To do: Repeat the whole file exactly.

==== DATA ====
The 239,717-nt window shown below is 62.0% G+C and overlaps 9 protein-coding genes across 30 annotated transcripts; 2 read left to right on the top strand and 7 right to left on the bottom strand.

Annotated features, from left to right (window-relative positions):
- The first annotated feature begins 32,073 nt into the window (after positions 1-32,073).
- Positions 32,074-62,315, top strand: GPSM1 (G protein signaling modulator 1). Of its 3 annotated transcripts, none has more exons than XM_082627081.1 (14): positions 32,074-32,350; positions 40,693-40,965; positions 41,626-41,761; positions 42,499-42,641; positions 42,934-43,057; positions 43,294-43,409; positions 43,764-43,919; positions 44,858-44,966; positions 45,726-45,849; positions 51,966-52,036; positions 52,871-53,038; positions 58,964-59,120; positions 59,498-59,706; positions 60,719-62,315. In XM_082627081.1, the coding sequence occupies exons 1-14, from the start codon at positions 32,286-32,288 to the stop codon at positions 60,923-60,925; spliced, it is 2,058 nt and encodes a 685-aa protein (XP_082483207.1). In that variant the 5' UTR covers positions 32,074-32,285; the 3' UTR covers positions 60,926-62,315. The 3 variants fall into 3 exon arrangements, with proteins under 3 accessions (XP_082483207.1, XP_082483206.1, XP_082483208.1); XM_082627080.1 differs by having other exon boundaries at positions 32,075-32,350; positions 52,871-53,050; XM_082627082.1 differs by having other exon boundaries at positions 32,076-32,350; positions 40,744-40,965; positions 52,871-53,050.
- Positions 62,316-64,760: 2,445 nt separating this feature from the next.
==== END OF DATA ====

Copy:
The 239,717-nt window shown below is 62.0% G+C and overlaps 9 protein-coding genes across 30 annotated transcripts; 2 read left to right on the top strand and 7 right to left on the bottom strand.

Annotated features, from left to right (window-relative positions):
- The first annotated feature begins 32,073 nt into the window (after positions 1-32,073).
- Positions 32,074-62,315, top strand: GPSM1 (G protein signaling modulator 1). Of its 3 annotated transcripts, none has more exons than XM_082627081.1 (14): positions 32,074-32,350; positions 40,693-40,965; positions 41,626-41,761; positions 42,499-42,641; positions 42,934-43,057; positions 43,294-43,409; positions 43,764-43,919; positions 44,858-44,966; positions 45,726-45,849; positions 51,966-52,036; positions 52,871-53,038; positions 58,964-59,120; positions 59,498-59,706; positions 60,719-62,315. In XM_082627081.1, the coding sequence occupies exons 1-14, from the start codon at positions 32,286-32,288 to the stop codon at positions 60,923-60,925; spliced, it is 2,058 nt and encodes a 685-aa protein (XP_082483207.1). In that variant the 5' UTR covers positions 32,074-32,285; the 3' UTR covers positions 60,926-62,315. The 3 variants fall into 3 exon arrangements, with proteins under 3 accessions (XP_082483207.1, XP_082483206.1, XP_082483208.1); XM_082627080.1 differs by having other exon boundaries at positions 32,075-32,350; positions 52,871-53,050; XM_082627082.1 differs by having other exon boundaries at positions 32,076-32,350; positions 40,744-40,965; positions 52,871-53,050.
- Positions 62,316-64,760: 2,445 nt separating this feature from the next.